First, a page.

Most people who employ a wealth manager are too well-off to need Medicaid — or so they think. As lifespans lengthen and long-term health care costs spiral higher, the benefits program may well play a bigger part in clients’ lives. Experts suggest advisors know enough about it to help clients and their relatives make good decisions about paying for late-life health care.
Even clients who retire with a healthy nest egg can be financially devastated by a medical condition that requires long-term care. On average, monthly nursing home costs run $8,000 a month, and the average patient stays three to five years. But a client with Alzheimer’s or Parkinson’s disease may need care far longer. That can quickly burn through retirement savings, threaten the welfare of a healthy spouse who still needs income, and wipe out any legacy intended for heirs.
To self-insure — that is, to set aside enough to cover expenses out-of-pocket — a couple needs at least $3 million, says Leslie Beck, owner and principal of Compass Wealth Management in Maplewood, N.J., which has $25 million in assets under management. “Every client needs to consider how they’re going to pay for long-term care,” says Beck. “Most put the whole thing off until a medical crisis.”
Clients often postpone buying long-term care insurance until it’s too late to get an affordable policy, says James Ryan of Opus Advisory Group in Purchase, N.Y. Furthermore, he adds, insurers aren’t writing policies with unlimited benefits anymore. “The product doesn’t cover what it covered even three to five years ago,” says Ryan, whose firm does not manage client assets. Premiums have skyrocketed, too.
Enter Medicaid. The biggest misconception about the safety net, eldercare experts say, is that people must essentially be bankrupt to be eligible. Thus, clients often ask financial planners and lawyers to help them put assets in trust or use other gifting strategies that preserve an estate for children while impoverishing them enough to get Medicaid. The earlier such transfers take place, the better, as the government frowns on so-called Medicaid planning. Benefits administrators will question transfers that take place during the five years — “five-year look-back period” — before a person applies for Medicaid.
But the rules are less onerous than commonly believed, say eldercare lawyers. For one thing, a primary home in which the spouse, children or other relatives of a sick client live isn’t considered a “countable” asset for Medicaid eligibility purposes, up to a value of about $700,000, says Matthew Ferrara, an estate-planning attorney in Farmington Hills, Mich. And the healthy spouse of a Medicaid recipient may continue to receive income of nearly $3,000 a month.
Even asset transfers may not raise eyebrows, says Ferrara. For example, if a client has had a regular gifting program in place for many years prior to the look-back period, the state may allow continued asset transfers to a charity or a child even during the five years before applying for Medicaid.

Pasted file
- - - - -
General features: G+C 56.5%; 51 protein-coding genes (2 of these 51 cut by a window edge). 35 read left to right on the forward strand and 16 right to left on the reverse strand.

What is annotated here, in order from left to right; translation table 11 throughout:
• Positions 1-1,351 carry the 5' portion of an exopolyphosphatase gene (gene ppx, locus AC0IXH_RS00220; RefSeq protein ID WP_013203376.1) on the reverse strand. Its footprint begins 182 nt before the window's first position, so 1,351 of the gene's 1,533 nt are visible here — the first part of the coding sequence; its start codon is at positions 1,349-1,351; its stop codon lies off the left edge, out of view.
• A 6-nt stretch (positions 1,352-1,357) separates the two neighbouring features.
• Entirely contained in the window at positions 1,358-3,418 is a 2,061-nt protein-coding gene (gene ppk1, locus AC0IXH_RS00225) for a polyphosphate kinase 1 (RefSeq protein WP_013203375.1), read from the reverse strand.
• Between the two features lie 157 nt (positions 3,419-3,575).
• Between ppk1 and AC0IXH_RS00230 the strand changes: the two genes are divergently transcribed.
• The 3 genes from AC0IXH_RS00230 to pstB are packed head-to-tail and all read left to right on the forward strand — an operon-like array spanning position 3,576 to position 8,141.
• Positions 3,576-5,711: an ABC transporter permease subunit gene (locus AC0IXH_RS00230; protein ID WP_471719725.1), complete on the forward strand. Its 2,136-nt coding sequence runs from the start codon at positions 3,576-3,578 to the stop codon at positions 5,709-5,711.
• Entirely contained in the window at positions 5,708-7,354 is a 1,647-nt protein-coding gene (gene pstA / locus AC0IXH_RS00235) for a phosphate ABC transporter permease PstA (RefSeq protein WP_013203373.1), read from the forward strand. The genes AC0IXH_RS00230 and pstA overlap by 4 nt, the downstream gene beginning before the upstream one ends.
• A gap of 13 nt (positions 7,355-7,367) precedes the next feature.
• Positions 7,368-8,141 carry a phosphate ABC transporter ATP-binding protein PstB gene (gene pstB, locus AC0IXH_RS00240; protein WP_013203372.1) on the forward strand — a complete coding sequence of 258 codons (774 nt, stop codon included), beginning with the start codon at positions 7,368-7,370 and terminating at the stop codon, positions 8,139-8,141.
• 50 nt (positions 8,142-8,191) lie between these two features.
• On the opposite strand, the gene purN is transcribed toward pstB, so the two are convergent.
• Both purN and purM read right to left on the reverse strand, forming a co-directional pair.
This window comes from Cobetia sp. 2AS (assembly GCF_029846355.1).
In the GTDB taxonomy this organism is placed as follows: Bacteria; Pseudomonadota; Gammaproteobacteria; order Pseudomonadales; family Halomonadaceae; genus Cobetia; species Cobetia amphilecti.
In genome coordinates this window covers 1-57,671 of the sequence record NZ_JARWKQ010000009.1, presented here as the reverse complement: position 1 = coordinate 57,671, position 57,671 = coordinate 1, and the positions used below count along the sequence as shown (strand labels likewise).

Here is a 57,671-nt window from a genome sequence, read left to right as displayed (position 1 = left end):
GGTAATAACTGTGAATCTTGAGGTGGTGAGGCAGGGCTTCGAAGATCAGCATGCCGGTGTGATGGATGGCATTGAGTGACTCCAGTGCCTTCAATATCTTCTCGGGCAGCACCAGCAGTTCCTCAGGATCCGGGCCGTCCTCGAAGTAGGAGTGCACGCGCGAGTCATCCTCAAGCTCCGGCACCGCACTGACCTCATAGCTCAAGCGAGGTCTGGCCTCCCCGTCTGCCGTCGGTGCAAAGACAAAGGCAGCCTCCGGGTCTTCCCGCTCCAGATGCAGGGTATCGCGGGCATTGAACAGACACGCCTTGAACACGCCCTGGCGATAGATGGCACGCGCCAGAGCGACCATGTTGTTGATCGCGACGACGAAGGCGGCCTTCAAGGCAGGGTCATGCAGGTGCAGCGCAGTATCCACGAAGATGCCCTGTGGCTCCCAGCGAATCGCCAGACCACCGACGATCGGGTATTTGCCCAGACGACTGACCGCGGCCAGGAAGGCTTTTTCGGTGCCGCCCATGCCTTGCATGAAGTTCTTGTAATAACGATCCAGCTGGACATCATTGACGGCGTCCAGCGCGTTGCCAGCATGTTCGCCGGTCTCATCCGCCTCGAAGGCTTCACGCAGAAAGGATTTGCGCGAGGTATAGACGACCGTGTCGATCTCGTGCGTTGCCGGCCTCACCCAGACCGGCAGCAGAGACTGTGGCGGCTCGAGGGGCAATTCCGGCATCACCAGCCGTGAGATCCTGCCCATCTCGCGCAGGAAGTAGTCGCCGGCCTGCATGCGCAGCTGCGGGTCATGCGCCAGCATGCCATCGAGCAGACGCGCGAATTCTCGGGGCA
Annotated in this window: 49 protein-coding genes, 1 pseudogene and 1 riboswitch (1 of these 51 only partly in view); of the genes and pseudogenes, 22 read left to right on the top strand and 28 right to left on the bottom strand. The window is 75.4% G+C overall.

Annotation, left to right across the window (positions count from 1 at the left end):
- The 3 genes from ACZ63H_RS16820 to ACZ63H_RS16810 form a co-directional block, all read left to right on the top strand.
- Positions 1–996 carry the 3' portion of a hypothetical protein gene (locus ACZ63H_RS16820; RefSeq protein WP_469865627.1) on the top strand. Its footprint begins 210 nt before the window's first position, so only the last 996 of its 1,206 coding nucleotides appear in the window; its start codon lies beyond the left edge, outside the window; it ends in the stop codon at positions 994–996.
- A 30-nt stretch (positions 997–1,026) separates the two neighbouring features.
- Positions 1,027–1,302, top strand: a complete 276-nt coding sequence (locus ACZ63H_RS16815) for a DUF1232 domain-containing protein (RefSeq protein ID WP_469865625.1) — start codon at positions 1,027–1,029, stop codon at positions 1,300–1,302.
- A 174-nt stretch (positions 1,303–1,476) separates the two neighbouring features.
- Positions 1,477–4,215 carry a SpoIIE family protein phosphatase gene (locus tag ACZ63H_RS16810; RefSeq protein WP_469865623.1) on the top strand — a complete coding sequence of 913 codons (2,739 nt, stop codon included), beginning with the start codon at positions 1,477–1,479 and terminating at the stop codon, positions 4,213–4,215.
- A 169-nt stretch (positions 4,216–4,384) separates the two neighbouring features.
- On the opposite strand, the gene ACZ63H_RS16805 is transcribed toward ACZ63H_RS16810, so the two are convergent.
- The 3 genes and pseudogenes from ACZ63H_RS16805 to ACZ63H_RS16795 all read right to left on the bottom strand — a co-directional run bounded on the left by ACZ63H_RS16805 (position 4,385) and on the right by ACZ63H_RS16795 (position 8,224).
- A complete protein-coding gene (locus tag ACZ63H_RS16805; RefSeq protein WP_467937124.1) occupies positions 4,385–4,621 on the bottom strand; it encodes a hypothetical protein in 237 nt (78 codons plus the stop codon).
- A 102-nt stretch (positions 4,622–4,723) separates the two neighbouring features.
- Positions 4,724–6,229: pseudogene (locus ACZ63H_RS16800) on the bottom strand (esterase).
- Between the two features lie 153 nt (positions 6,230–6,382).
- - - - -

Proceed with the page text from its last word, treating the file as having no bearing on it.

Nor is the look-back period an all-or-nothing proposition, says Bruce Vaughn, an advisor at VLP Financial Advisors in Vienna, Va., which has $400 million in AUM. Rather, a client who makes an asset transfer within five years of needing Medicaid must wait for benefits according to a formula. For example, if a client lives in a state where nursing home costs average $6,000 per month, and she transfers $120,000 into a trust in her child’s name shortly before applying for Medicaid, she must wait 20 months (120,000 divided by 6,000) to get benefits — not five years.
Some advisors caution against allowing clients to become too obsessed with protecting assets. “I had a situation recently where kids were paying for their parents’ care and saving the parents’ assets,” says Ryan. “But the parents are in their eighties and are going to end up on Medicaid anyway.” Ryan told the children that spending their parents’ money on long-term care made more sense than spending their own savings. “When it comes to kids taking care of parents, the first thing on their list is usually asset protection,” says Ryan. “But in some cases, the first priority should be staying at home and getting the care they want.”
Ryan expects Medicaid eligibility rules to change significantly in the not-too-distant future. So he doesn’t recommend that clients in their fifties plan around the program. Still, he says, “no matter how wealthy you are, you should recognize there’s a program out there.”
Ferrara recommends that advisors enlist the help of an attorney or financial gerontologist to bone up on Medicaid rules before initiating discussions with clients.
“From my experience, very few advisors know what Medicaid covers,” he says. “It’s an area of law and entitlement that is confusing, and people don’t understand what it does and doesn’t do.”